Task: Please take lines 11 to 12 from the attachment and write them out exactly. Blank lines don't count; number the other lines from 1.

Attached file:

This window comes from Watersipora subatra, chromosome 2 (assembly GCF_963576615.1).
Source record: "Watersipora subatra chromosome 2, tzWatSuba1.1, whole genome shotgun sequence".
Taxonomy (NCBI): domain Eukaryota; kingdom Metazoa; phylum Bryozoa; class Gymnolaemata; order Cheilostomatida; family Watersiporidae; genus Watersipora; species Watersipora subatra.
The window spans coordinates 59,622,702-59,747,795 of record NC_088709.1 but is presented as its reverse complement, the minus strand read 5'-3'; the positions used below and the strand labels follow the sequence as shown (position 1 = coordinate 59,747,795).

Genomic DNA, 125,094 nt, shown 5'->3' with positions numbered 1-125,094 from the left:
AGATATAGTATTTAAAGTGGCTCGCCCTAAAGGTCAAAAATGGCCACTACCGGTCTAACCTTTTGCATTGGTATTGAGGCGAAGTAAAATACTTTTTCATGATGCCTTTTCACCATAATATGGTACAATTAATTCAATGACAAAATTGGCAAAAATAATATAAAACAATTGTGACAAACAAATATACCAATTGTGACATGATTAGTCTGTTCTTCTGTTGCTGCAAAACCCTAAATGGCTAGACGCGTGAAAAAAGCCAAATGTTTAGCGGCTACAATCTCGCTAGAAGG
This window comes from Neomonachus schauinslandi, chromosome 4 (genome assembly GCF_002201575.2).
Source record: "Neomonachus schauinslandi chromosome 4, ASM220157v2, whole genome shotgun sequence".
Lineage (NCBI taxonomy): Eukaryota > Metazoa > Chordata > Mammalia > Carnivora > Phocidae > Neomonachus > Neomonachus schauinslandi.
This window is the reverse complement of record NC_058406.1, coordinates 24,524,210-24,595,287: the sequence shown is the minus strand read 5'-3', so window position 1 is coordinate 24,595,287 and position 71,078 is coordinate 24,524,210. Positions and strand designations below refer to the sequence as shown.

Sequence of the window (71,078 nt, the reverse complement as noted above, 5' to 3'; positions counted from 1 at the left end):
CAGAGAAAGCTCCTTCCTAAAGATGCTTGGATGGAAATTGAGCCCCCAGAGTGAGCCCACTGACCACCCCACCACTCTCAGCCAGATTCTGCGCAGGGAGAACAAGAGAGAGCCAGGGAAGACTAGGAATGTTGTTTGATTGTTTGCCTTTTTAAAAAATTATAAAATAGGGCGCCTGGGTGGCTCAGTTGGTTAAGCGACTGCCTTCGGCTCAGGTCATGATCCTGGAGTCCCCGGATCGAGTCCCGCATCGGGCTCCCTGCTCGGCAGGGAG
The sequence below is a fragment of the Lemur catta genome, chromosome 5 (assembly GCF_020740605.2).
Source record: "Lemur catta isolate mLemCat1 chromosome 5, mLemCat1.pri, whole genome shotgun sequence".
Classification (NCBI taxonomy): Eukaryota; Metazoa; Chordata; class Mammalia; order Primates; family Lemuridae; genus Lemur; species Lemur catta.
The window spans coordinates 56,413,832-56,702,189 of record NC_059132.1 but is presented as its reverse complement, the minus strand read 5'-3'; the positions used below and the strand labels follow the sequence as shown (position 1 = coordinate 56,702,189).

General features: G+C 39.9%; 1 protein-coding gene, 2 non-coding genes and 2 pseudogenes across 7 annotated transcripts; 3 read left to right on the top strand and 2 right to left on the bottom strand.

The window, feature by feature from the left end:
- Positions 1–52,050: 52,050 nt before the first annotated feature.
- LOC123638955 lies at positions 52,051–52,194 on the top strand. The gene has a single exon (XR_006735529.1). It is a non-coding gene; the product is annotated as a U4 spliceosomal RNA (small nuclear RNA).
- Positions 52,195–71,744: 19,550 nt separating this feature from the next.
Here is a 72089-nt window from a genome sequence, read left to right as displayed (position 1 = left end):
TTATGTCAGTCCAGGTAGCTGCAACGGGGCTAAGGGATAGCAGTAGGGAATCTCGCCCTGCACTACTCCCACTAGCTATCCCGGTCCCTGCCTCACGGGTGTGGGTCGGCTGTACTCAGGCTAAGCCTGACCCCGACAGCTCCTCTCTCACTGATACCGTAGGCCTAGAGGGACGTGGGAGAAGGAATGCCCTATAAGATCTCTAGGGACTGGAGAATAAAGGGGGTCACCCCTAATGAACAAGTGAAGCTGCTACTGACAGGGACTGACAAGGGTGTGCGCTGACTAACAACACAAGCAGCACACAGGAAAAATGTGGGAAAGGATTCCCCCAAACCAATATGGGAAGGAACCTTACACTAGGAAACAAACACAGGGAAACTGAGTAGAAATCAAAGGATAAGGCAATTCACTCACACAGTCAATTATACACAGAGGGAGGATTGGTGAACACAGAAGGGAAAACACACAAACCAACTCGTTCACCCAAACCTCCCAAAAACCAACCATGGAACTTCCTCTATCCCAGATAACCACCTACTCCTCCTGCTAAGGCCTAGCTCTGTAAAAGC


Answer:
Sequence of the window (71,078 nt, the reverse complement as noted above, 5' to 3'; positions counted from 1 at the left end):
CAGAGAAAGCTCCTTCCTAAAGATGCTTGGATGGAAATTGAGCCCCCAGAGTGAGCCCACTGACCACCCCACCACTCTCAGCCAGATTCTGCGCAGGGAGAACAAGAGAGAGCCAGGGAAGACTAGGAATGTTGTTTGATTGTTTGCCTTTTTAAAAAATTATAAAATAGGGCGCCTGGGTGGCTCAGTTGGTTAAGCGACTGCCTTCGGCTCAGGTCATGATCCTGGAGTCCCCGGATCGAGTCCCGCATCGGGCTCCCTGCTCGGCAGGGAG